Texas students to get DNA kits to help identify bodies in emergencies
Texas public school students are being sent home with DNA kits, collections from which would help identify their bodies in emergency situations, per NBC.
Driving the news: All K-6 students who are eligible will be provided with a kit that can record an ink-free fingerprint and a physical description, along with a saliva sample on a DNA identification card, but parents will not be mandated to use them.
- Parents or guardians will be able to keep their child's DNA and fingerprint information at home, and can later hand it over to law enforcement agencies in emergency situations if needed.
By the numbers: Some 3.8 million students in Texas will bring home a kit, ABC's local station reports.
Context: The state passed a law last year requiring the Texas Education Agency "provide identification kits to school districts and open-enrollment charter schools for distribution to the parent or legal custodian of certain students."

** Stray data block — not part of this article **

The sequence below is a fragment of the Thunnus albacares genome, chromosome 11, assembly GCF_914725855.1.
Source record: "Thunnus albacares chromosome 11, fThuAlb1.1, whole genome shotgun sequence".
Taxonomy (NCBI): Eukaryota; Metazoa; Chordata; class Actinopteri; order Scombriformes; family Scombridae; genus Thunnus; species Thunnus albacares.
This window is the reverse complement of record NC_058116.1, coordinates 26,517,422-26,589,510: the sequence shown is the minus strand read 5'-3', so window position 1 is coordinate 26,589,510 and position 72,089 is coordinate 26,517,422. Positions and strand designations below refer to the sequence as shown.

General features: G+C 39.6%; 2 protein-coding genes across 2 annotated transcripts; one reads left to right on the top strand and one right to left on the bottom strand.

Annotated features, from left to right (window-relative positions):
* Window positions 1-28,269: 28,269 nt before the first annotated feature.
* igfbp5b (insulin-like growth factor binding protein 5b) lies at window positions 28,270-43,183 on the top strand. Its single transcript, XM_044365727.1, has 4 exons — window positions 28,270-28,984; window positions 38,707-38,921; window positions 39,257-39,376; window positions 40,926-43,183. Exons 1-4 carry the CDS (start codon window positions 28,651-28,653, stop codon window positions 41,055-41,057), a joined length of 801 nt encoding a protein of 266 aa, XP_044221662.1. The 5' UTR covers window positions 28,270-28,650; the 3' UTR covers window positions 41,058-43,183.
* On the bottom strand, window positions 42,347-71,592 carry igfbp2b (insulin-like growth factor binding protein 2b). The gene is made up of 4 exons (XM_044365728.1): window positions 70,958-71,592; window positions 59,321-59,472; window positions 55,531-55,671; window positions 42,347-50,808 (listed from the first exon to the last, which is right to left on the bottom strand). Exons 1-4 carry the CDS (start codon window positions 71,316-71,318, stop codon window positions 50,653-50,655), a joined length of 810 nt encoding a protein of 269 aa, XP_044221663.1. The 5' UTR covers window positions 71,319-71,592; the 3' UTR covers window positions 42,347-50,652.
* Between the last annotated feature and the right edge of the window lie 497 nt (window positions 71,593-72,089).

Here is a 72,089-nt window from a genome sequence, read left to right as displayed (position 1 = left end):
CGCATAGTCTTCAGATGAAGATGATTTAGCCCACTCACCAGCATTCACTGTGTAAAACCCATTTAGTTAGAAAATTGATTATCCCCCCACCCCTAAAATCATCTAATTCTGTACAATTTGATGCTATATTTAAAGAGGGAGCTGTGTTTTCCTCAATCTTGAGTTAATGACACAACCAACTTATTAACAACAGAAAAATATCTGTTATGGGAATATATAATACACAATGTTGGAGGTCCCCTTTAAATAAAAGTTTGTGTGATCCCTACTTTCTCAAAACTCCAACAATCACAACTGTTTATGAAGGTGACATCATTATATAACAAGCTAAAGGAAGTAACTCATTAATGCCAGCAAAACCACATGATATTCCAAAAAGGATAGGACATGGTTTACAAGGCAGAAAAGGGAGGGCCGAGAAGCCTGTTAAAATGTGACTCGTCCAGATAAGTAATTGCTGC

- The law was passed after 10 people were killed in a shooting at a Santa Fe, Texas high school.
Between the lines: But the distribution of the kits comes just months after the Uvalde, Texas, school shooting left 19 children and two adults dead last spring.
- Many of the bodies of children who were shot inside Robb Elementary School were not easily identifiable due to their catastrophic injuries, per NBC.
- In some instances, family members had to provide DNA swabs in order to identify the remains.